Those of us in the digital video industry deal with a lot of different video file types. For PEG broadcasters catering to a community full of independent producers and filmmakers, the likelihood of being handed an obscure file type is evident. As a company that specializes in digital video, we at LEIGHTRONIX spend a lot of time obsessing over this fact. Our UltraNEXUS-HD™ and UltraNEXUS-HD Blade™ video servers are compatible with a number of different video file types to help ease the burden of broadcasters everywhere. However, there comes a time in every video professional’s life when a certain file type just won’t work. Maybe a colleague asks to be emailed the rough cut of a video for review, but the M2T file is too large to send. Perhaps access to a LEIGHTRONIX encoder or video server isn’t readily available for uploading and a broadcaster wants to use the web upload feature on VieBit® instead, but the video a community member passed along is a bloated AVI file. These things happen, and when they do, it’s important to have an idea of how to deal with them.
There are loads of programs out there with the ability to transcode. Any real software recommendations are more reliant on accessibility and affordability. Many of our customers who edit video happen to have Adobe® subscriptions, so Premiere® and Media Encoder often come up as potential transcoding options. This isn’t to say those are the end-all programs for transcoding, however; a cursory web search will reveal a number of additional programs varying in scope and cost.
Though the available settings may differ greatly, the general processes are very similar across video editing software. For in-depth instruction on how to transcode within individual programs, refer to their respective manuals and tutorials. Regardless of what you’re using to transcode video, keep the following things in mind:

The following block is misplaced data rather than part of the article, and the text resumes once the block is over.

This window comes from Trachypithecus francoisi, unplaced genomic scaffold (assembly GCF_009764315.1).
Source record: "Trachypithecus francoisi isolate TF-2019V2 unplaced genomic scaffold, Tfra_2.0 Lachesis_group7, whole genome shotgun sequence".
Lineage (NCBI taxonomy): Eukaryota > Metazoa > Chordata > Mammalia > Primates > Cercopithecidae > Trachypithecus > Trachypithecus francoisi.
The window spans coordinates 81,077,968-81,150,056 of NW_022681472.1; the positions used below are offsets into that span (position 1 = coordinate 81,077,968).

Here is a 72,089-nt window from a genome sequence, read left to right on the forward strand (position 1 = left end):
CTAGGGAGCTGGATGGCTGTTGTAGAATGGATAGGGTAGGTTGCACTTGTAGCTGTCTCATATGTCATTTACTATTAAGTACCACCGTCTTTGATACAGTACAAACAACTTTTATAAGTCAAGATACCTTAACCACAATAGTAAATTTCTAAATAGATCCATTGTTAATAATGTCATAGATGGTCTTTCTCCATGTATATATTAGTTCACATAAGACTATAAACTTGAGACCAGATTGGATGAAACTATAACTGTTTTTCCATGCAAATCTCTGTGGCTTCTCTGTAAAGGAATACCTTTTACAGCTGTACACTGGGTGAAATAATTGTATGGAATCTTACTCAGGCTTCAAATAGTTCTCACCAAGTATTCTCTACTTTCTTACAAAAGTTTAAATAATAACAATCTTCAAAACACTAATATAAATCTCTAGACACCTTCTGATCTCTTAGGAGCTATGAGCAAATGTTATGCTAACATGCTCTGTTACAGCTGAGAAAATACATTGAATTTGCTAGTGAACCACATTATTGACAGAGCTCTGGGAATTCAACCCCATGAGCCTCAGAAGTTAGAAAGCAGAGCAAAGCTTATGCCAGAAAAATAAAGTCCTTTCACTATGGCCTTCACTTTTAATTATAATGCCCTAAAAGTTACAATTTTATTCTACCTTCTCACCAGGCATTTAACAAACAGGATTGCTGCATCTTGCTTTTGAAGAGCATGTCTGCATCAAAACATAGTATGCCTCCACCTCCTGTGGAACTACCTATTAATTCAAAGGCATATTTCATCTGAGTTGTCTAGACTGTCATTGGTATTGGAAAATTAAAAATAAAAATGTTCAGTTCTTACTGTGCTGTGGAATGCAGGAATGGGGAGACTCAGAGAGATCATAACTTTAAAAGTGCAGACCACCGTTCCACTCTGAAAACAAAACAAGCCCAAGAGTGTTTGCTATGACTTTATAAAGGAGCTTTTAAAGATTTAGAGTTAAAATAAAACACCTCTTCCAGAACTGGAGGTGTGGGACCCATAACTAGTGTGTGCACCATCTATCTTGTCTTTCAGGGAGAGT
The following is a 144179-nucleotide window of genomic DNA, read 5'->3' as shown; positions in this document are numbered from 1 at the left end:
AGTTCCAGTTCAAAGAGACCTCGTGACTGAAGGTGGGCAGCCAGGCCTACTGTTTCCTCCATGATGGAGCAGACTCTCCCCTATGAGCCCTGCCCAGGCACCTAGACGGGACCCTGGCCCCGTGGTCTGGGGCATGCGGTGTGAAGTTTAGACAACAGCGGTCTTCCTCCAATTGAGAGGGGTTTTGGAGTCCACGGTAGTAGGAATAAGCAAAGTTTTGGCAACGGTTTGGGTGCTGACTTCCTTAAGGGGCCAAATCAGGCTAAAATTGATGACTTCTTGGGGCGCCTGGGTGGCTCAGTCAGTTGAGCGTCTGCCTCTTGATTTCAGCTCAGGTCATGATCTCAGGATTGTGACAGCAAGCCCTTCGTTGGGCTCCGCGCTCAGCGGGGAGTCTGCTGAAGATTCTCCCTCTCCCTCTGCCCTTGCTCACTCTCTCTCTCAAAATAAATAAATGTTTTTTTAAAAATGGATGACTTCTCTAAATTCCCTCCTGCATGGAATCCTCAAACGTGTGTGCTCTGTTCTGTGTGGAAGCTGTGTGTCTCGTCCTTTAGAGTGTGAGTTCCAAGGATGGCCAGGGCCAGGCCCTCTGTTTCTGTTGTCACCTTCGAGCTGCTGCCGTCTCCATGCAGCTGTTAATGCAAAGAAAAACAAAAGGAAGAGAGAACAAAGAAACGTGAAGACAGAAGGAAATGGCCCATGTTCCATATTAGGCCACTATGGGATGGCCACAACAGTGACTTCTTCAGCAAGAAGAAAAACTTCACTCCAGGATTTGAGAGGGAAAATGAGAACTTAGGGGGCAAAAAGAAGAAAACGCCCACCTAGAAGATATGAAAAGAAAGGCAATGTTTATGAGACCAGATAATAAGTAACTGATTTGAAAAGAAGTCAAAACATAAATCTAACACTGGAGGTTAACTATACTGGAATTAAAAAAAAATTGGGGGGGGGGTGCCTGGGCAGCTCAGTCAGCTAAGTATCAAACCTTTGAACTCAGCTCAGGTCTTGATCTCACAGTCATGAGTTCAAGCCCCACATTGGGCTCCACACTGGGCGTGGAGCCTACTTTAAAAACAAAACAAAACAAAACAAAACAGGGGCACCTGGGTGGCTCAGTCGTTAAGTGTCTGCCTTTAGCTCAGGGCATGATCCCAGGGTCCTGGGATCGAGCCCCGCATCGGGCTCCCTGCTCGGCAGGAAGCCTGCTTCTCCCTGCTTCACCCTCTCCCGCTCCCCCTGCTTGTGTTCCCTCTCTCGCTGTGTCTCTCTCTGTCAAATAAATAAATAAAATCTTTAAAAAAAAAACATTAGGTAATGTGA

- If you’re overwhelmed with transcoding options, give the presets a shot. As long as you know what kind of container you want (.mpg, .mov, .mp4, etc.), the default values just might yield some decent results. Need a quick rundown on containers and compression schemes? Check out our video describing the different elements of a video file.
- Keep the intended use of your video in mind. Will you be streaming it? You may want to lower the target bitrate. If your output is in H.264, consider checking out this article on setting different profiles based on how the video will be viewed.
- Be aware of time constraints. Transcoding can potentially take a significant amount of time. Make sure to give yourself extra time before broadcasting or streaming.
Do you need to transcode something in a pinch? Well, if you’re one of the millions of individuals using VLC Media Player on your computer, you may already have a basic transcoding tool in your repertoire. VLC Media Player is a free, open-source digital video player. We package it with WinLGX™, the scheduling software used by all UltraNEXUS-HD series products. Surprisingly, in addition to being a fantastic video player, it also has some basic transcoding functionality. The options are limited, but VLC Media Player is something that can easily be deployed.
Simply open up the player and choose Convert/Save under the Media drop-down menu. From there, click Add… and select the video you want to convert. Click Convert/Save to begin the transcoding process. At first glance, conversion seems limited to H.264 profiles, but should you need some older elements, click the wrench and screwdriver icon beside the profile for a whole slew of customizable containers and codecs. Once settings are finalized, choose a folder for the newly-transcoded videos to export to and click Start.
Even with the broad compatibility of LEIGHTRONIX products, the need for transcoding is always a possibility. Whether you’re on a budget, or have a full suite of expensive video editing programs, converting a video file from one type to another doesn’t have to be a painful process. Following the tips above and relying on presets can take you a long way.
John manages the daily operations of the LEIGHTRONIX Technical Support team and coordinates software and firmware testing and releases. He also troubleshoots analog and digital video systems, provides software support, and handles TCP/IP networking.
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